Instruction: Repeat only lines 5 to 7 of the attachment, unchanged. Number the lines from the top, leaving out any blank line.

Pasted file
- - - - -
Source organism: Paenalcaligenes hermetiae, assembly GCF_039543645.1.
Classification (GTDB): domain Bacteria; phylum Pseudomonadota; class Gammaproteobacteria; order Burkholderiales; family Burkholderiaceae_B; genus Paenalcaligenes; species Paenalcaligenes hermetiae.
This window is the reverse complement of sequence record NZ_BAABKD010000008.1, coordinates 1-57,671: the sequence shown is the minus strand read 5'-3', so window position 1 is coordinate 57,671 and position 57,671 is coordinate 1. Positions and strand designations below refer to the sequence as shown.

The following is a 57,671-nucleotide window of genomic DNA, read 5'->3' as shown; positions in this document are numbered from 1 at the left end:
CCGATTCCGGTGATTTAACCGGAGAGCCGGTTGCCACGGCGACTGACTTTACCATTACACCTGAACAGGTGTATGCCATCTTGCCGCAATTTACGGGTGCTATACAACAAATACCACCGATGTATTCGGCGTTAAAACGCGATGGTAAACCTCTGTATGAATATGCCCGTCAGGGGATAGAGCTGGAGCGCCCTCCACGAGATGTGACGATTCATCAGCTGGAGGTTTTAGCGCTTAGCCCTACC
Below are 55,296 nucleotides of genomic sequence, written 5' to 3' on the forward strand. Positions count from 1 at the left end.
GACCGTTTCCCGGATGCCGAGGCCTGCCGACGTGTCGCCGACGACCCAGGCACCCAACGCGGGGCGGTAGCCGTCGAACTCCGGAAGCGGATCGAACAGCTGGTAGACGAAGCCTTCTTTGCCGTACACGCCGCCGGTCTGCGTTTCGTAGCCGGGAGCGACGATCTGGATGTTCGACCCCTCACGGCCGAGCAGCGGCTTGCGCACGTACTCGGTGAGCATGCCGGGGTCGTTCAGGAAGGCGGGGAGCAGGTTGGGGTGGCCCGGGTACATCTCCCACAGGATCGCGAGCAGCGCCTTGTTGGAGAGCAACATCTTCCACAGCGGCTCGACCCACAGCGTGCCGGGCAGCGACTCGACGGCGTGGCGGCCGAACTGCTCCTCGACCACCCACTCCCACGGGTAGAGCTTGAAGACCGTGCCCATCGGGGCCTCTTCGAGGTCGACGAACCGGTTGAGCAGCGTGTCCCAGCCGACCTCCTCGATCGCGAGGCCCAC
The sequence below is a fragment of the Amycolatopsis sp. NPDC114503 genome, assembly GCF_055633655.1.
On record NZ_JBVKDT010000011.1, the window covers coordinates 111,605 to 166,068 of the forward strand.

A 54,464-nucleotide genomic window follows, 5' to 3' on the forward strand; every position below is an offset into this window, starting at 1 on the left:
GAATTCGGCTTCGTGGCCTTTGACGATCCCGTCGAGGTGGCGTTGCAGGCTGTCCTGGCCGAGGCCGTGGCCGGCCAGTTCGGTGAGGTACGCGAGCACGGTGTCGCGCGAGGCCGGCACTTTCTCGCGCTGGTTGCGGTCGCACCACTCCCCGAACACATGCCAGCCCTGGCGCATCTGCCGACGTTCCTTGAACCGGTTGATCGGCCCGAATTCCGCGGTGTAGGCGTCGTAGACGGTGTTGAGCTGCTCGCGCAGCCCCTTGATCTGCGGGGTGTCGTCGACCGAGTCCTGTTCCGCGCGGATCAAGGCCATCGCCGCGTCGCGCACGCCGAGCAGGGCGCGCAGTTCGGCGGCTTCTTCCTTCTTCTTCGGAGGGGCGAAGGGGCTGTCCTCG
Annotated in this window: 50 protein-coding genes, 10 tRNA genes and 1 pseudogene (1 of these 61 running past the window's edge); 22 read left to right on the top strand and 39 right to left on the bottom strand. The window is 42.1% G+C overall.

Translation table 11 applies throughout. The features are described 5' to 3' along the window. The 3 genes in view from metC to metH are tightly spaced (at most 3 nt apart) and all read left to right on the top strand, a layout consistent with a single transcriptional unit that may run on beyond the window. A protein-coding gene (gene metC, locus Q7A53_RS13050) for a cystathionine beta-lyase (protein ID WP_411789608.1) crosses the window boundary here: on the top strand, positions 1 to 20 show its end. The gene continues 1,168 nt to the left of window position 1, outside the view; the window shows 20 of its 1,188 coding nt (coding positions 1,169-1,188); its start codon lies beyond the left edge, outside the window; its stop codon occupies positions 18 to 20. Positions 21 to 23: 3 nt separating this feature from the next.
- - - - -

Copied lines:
CCGATTCCGGTGATTTAACCGGAGAGCCGGTTGCCACGGCGACTGACTTTACCATTACACCTGAACAGGTGTATGCCATCTTGCCGCAATTTACGGGTGCTATACAACAAATACCACCGATGTATTCGGCGTTAAAACGCGATGGTAAACCTCTGTATGAATATGCCCGTCAGGGGATAGAGCTGGAGCGCCCTCCACGAGATGTGACGATTCATCAGCTGGAGGTTTTAGCGCTTAGCCCTACC
Below are 55,296 nucleotides of genomic sequence, written 5' to 3' on the forward strand. Positions count from 1 at the left end.
GACCGTTTCCCGGATGCCGAGGCCTGCCGACGTGTCGCCGACGACCCAGGCACCCAACGCGGGGCGGTAGCCGTCGAACTCCGGAAGCGGATCGAACAGCTGGTAGACGAAGCCTTCTTTGCCGTACACGCCGCCGGTCTGCGTTTCGTAGCCGGGAGCGACGATCTGGATGTTCGACCCCTCACGGCCGAGCAGCGGCTTGCGCACGTACTCGGTGAGCATGCCGGGGTCGTTCAGGAAGGCGGGGAGCAGGTTGGGGTGGCCCGGGTACATCTCCCACAGGATCGCGAGCAGCGCCTTGTTGGAGAGCAACATCTTCCACAGCGGCTCGACCCACAGCGTGCCGGGCAGCGACTCGACGGCGTGGCGGCCGAACTGCTCCTCGACCACCCACTCCCACGGGTAGAGCTTGAAGACCGTGCCCATCGGGGCCTCTTCGAGGTCGACGAACCGGTTGAGCAGCGTGTCCCAGCCGACCTCCTCGATCGCGAGGCCCAC